Clear-Com hosts an educational session on wireless intercom technologies with the University of North Texas (UNT)
Clear-Com® and the University of North Texas (UNT) recently co-hosted an educational session on the basic principles of wireless intercom technologies and applications, aimed at communications students and technical directors working in stage, live event, news and sports production.
The joint presentation, titled “The Basics of Intercoms in (Mostly) Modern Times” was led by Martin Dzurenko, UNT’s Media Arts Department Chief Engineer, and Rom Rosenblum, Applications Engineer at Clear-Com. Both focused on delivering a real-world view of system set-up and use to the audience of UNT students and local production professionals.
“Many students in the Media Arts Department will come across Clear-Com products over the course of their careers, so we knew this would be a helpful course. Inviting local industry professionals was a way of getting students excited for opportunities beyond the classroom,” said Martin.
The introductory-level educational and demo session covered how to set up and use a range of Clear-Com technologies including the FreeSpeak II® wireless intercom system, HelixNet® all-digital networked partyline intercom system and LQ® series interafces (AoIP). The university recently installed the Agent-IC® mobile app—an “easy and cost-efficient” way to maintain communications needs, remotely, from any iOS or Android device—which was also incorporated into the session. After the event, the students were able to network and “rub elbows” with industry professionals to share information and ask questions.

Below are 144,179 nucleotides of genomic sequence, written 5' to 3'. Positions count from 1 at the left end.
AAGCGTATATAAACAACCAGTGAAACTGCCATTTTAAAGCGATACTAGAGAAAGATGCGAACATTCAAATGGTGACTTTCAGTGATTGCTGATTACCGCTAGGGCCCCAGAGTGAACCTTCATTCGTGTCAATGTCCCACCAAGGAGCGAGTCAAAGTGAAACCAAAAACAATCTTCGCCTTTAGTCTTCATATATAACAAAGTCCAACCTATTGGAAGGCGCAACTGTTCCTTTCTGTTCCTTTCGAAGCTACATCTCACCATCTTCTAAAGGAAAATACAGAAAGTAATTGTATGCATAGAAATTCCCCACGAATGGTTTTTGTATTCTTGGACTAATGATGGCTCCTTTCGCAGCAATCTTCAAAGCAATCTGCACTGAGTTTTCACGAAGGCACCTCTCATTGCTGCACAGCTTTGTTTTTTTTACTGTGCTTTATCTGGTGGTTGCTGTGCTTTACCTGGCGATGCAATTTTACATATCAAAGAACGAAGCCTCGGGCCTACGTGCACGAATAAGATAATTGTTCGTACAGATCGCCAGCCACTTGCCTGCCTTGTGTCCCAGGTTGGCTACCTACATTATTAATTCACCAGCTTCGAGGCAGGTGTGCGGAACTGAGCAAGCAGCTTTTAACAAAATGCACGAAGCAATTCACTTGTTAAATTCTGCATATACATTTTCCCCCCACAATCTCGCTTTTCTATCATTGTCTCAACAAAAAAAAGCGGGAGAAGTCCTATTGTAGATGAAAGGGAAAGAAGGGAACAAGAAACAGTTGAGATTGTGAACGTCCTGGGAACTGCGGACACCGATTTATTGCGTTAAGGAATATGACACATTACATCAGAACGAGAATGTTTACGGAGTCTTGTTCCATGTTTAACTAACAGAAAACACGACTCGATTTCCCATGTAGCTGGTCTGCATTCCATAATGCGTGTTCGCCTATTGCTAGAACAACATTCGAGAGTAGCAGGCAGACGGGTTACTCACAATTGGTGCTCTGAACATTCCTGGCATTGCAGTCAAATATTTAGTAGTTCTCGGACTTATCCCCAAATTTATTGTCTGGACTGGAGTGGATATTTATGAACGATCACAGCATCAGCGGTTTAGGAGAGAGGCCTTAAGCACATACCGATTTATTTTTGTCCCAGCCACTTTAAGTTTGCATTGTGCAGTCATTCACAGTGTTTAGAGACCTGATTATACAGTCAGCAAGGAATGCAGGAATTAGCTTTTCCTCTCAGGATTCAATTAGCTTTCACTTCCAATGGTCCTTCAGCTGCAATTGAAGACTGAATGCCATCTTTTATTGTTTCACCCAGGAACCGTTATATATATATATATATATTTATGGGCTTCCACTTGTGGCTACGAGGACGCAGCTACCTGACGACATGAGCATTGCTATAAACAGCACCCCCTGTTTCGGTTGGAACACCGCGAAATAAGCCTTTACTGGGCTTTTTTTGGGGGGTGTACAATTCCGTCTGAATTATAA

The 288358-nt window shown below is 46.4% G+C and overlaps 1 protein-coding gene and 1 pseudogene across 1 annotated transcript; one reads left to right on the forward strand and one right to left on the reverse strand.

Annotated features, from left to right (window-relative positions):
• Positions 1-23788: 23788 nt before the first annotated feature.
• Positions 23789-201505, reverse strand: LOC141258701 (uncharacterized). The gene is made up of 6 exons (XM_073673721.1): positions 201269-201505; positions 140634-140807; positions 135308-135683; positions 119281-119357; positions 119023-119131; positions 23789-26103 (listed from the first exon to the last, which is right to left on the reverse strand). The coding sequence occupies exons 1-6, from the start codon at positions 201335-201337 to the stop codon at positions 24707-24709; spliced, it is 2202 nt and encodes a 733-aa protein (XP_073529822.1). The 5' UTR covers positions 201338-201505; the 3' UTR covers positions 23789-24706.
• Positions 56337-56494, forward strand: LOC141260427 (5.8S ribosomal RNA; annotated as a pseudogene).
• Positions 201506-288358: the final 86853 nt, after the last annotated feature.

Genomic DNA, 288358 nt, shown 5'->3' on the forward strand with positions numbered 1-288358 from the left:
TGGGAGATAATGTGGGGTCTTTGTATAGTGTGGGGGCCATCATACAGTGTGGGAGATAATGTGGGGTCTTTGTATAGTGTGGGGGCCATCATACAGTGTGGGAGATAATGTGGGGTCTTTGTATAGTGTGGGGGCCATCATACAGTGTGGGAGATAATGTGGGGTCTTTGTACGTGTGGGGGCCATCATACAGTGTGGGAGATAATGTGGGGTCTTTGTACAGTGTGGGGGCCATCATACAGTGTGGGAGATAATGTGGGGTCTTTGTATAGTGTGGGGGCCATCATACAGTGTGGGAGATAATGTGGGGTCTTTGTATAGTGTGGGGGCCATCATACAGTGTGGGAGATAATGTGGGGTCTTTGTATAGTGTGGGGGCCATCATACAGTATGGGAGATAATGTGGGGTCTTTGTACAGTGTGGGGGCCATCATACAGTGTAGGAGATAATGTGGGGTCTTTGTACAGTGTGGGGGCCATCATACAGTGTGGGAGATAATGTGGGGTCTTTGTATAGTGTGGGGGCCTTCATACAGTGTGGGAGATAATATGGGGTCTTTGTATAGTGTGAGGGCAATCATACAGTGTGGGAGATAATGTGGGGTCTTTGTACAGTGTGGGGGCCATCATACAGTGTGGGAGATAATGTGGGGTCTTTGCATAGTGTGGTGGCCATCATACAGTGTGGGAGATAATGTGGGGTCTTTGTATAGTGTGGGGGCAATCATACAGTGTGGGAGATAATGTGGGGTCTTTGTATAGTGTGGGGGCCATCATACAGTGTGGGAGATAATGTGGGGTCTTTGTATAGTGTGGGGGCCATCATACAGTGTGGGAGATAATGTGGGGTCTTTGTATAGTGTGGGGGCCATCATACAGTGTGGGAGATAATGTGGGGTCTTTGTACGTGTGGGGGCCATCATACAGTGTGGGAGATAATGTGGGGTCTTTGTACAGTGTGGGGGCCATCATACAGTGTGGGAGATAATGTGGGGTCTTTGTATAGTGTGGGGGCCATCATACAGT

“The goal was for these students to have the most real work experience possible, so we wanted them to be able to interact with the technology, but we also wanted to introduce them to locals in the production business, so they could learn about potential roles, as well as seek out job opportunities,” explained Rom. “We even covered free-lancing 101—a 1099 form versus a W2 tax form, professionalism, and rates—things they will be confronted with after graduation.”